Today we present another Guest Preventer from Prof. Alex Hinton’s genocide prevention class at Rutgers–Newark:
Kaefer Garcia, Senior, Class of 2011. Political Science major, History and Anthropology minors.
I am taking this class because I founded an organization that helps refugee youth through education and soccer to help them progress and learn life lessons. By taking the course, I feel I can learn things that can help me relate to the stories the youth tell and better understand where they are coming from.
I have learned many things while taking the class, but so far two things have caught my attention. Fred Schwartz, of the Auschwitz Institute, opened his lecture in front of the class with a truth that never dawned on me. Genocide is not abnormal behavior, but something that has become a normal occurrence throughout our history. I think this acceptance and acknowledgment is key to preventing genocide, for to see this crime in this light makes it easier to try and understand and prevent it.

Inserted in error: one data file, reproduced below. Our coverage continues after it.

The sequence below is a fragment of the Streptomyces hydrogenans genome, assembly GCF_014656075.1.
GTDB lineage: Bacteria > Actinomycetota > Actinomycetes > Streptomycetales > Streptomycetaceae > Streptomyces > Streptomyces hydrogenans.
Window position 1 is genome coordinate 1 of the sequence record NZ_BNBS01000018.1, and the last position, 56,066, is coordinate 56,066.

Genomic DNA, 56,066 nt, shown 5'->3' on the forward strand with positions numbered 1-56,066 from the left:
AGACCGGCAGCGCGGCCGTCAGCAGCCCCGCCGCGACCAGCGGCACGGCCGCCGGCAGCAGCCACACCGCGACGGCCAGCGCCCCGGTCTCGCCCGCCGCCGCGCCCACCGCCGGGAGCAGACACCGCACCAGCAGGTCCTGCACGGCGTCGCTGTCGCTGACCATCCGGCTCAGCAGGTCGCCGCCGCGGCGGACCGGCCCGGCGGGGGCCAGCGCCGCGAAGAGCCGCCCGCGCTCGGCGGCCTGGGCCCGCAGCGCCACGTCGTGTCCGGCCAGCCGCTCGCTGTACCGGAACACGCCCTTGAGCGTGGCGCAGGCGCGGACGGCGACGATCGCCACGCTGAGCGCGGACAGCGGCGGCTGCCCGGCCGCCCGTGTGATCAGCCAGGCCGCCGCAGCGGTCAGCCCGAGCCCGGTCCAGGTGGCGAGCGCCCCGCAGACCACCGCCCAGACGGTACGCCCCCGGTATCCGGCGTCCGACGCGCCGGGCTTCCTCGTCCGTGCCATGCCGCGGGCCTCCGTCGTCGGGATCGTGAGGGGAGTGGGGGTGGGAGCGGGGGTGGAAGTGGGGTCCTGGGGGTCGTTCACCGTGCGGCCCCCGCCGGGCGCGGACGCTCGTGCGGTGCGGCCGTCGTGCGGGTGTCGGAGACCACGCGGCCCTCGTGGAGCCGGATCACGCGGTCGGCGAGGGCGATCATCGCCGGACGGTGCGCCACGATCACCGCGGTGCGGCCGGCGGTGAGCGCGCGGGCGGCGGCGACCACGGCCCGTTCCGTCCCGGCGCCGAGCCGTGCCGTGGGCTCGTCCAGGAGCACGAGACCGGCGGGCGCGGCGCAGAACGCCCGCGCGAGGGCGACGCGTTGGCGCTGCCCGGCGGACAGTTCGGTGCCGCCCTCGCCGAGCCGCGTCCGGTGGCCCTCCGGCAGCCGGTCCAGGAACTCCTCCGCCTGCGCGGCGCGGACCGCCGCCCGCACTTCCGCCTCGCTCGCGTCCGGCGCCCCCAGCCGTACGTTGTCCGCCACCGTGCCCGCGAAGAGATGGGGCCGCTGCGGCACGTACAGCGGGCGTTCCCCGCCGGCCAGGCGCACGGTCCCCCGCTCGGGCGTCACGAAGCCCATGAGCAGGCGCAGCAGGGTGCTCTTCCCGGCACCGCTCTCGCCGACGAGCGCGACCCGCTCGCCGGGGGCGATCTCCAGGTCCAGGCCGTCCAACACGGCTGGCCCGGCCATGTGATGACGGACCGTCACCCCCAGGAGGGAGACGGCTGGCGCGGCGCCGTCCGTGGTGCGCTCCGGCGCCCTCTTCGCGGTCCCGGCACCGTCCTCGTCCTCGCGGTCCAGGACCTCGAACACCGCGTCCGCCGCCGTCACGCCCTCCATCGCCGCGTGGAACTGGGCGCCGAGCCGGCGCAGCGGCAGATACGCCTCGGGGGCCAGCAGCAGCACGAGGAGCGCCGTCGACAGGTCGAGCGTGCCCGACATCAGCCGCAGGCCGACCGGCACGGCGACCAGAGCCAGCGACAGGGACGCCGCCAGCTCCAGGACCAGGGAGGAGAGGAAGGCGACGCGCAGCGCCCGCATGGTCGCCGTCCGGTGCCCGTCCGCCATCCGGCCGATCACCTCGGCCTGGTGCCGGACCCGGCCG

Moreover, the fact that when you look around the room in our class and see people from different walks of life, ethnicities, and ideas together to discuss such an important issue in society globally, it is hard not to feel the palpable hope that exists. It sheds light into the dark room of genocide. It speaks volumes of the future generation and its concern and willingness to be aware. This aspect is complimented by the fact that leading scholars in the field are coming to speak to us, which is remarkable to say the least.
So far the class has been very enjoyable and is a great way to highlight my last semester at Rutgers–Newark.